Glenn Máma: Account of the battle written in 1103

  • Extracts relating to Glenn Máma of the translation of Cogadh Gaedhel Re Gallaibh, manuscript written in 1103, Translation by James Henthorn Todd (1867)
Cogadh Gaedhel re Gallaibh

Cogadh Gaedhel re Gallaibh

Now, after the death of Dómhnall Cloen, son of Lorcán, king of Laghin, the Laghin and the foreigners became disobedient to Brian, and were menacing war against Brian, and against the people of Mumhain also. Brian, therefore, marched, with a great muster of the men of Mumhain, against the Laghin and against the foreigners, intending to lay siege to Áth Cliath until the foreigners should submit to him. But now the cattle and the families of Laghin were sent into the angle possessed by the foreigners, and into Ui Briuin Chualann; and into Ui Gabhra, and to Ui Donnchadha. And the Laighin and the Gáill came beyond their families to meet Brian and into his presence, viz., to Glenn Máma. They met there; Brian with the Mumhnigh, and the foreigners accompanied by the Laghin; and there was fought between them a battle, bloody, furious, red, valiant, heroic, manly; rough, cruel, heartless; and men of intelligence and learning say that since the battle of Magh Rath, to that time, there had not taken place a greater slaughter. There fell there multitudes of the Dal Cais, and of the Muimhnigh in general; there fell there the greater part of the foreigners of Ath Cliath, and of the foreigners of all Erinn; and there was also a slaughter of the Laghin; in short, the foreigners and the Lagliin were utterly defeated. And there were killed there Aralt, the son of Amlaibh, the crown prince of the foreigners of Erimi, and Cuilean, the son of Echtighern, and four thousand along with them, of the best of the foreigners of Erinn. And Brian followed them till they reached the Dun, whereupon was said:glenn mama page 001

  • Long was that route by which Brian came,
  • From Glenn Máma to Áth Cliath.
  • We brought silk out of the fortress;
  • We brought bedding; we brought feathers;
  • We brought steeds goodly and fleet,
  • And blooming white fair women.
  • The Dal Cais put to death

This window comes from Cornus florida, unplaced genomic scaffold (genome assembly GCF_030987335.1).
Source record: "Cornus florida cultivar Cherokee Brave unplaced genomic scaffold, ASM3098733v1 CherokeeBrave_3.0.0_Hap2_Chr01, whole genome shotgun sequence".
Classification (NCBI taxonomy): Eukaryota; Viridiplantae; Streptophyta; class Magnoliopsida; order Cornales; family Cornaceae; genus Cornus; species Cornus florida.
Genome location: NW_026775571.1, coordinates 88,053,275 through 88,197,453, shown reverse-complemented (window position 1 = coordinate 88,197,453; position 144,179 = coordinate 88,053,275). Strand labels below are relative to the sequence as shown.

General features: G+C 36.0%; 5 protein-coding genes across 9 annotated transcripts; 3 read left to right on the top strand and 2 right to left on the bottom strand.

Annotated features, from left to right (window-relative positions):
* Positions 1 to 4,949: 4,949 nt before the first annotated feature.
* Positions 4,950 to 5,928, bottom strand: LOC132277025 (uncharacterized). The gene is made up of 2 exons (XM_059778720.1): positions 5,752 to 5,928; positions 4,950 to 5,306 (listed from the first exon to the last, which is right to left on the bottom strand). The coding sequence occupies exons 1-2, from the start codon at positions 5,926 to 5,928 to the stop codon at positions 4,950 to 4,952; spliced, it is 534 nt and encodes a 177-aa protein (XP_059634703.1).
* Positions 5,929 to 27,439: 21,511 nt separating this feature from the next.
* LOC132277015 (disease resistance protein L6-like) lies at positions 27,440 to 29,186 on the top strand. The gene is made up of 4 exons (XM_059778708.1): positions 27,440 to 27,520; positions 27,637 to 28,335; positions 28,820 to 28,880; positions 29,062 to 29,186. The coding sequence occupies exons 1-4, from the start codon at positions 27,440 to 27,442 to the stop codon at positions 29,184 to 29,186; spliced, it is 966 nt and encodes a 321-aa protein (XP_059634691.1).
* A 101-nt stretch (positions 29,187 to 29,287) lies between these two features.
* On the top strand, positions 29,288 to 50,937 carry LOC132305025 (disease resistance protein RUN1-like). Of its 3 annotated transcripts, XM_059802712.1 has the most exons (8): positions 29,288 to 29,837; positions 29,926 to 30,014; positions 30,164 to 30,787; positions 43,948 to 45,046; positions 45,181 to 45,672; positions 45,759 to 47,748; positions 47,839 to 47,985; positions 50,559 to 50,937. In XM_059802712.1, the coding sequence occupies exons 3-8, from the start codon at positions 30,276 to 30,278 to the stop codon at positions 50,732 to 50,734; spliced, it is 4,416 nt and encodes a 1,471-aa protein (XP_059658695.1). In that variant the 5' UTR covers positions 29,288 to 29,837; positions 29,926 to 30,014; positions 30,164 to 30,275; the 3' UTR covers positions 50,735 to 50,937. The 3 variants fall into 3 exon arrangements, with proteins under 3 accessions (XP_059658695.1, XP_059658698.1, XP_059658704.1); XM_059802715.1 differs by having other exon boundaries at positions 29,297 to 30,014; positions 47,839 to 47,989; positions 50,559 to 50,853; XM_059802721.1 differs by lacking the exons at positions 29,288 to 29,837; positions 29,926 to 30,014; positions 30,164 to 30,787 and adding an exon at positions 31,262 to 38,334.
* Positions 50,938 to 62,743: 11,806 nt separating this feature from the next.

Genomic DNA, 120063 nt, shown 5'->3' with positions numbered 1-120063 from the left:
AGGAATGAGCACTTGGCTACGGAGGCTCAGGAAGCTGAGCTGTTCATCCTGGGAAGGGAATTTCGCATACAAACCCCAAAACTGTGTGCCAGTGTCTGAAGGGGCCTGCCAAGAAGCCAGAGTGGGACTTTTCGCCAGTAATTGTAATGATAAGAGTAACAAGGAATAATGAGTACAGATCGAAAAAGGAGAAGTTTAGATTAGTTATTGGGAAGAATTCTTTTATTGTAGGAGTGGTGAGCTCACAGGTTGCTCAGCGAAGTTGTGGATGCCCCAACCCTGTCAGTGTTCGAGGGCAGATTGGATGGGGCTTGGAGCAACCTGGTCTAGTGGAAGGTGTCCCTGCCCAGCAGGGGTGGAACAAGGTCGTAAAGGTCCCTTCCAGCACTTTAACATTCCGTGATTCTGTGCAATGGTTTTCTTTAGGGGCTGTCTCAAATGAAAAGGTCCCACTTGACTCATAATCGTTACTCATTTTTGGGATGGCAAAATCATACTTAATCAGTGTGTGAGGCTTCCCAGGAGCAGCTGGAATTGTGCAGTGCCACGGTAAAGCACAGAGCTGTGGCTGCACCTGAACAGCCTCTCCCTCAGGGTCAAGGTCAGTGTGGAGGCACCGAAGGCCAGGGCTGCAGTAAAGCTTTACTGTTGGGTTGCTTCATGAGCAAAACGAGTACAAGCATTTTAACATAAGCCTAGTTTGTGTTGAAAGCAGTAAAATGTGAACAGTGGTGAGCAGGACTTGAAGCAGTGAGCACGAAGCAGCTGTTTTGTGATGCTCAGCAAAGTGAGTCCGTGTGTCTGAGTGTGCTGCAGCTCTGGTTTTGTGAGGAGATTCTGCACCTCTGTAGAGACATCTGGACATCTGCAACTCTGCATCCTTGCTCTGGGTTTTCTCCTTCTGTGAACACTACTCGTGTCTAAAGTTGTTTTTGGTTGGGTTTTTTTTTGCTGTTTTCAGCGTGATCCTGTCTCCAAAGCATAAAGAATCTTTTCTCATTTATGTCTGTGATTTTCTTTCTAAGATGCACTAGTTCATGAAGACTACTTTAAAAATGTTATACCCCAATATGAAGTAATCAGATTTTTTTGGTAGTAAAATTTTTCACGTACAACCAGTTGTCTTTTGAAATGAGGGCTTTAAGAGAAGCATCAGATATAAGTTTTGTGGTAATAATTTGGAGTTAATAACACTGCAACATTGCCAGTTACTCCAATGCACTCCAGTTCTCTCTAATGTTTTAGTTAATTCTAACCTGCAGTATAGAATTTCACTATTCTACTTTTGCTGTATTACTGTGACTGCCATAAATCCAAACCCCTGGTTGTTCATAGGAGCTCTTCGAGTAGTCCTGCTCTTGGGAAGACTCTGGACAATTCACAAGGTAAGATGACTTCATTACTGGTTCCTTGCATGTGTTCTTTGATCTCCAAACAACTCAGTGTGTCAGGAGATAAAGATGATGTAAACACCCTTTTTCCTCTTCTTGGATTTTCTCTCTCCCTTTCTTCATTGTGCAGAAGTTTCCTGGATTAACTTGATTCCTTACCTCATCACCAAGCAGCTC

• On that day two score hundred;
  • Many they deprived of cows,
  • And gave them a long day.

The fortress then was plundered by them and ransacked; and Brian at that time remained encamped in the town from great Christmas to little Christmas. He came then into the market, and the whole fortress was burned by them, and they left not a treasure under ground that they did not discover. As the poet said in relating the story of it

  • The battle of Glenn Máma was great and rapid
  • No harder battle was ever fought
  • The man who says so makes no false assertion
  • For its slaughters and its losses
  • Its valour and its severity
  • Its championship and its full impetuosity
  • Many on every side were its misfortunes,
  • Each party destroying the other.
  • Piercing, and hacking of bodies,
  • Cleaving of comely and handsome heads,
  • Feet in action, it is not false
  • And hands in full activity.
  • Many were the dead of them and of you
  • Crowds in trances and in swoons
  • Crowds of ready Danes, without cessation
  • Bravely contending with them.
  • Long did they continue in this way,
  • From the morning unto the dark noon’
  • Long were the horrors continued,
  • Each party killing the other.
  • The sons of the kings made a brave charge
  • Through the ranks of the sorrowing Gáill
  • And fiercely drove the ranks of the Gáill
  • Through the ranks of the Gaedhil north-eastwards.
  • The battle was thereupon gained
  • By force against the Gall
  • Twelve hundred, not small the glory
  • Are recorded to have there been killed.
  • The battle of Magh Rath, as it is described,
  • Or the great battle of Magh Ealta
  • Are not equal in prosperous results,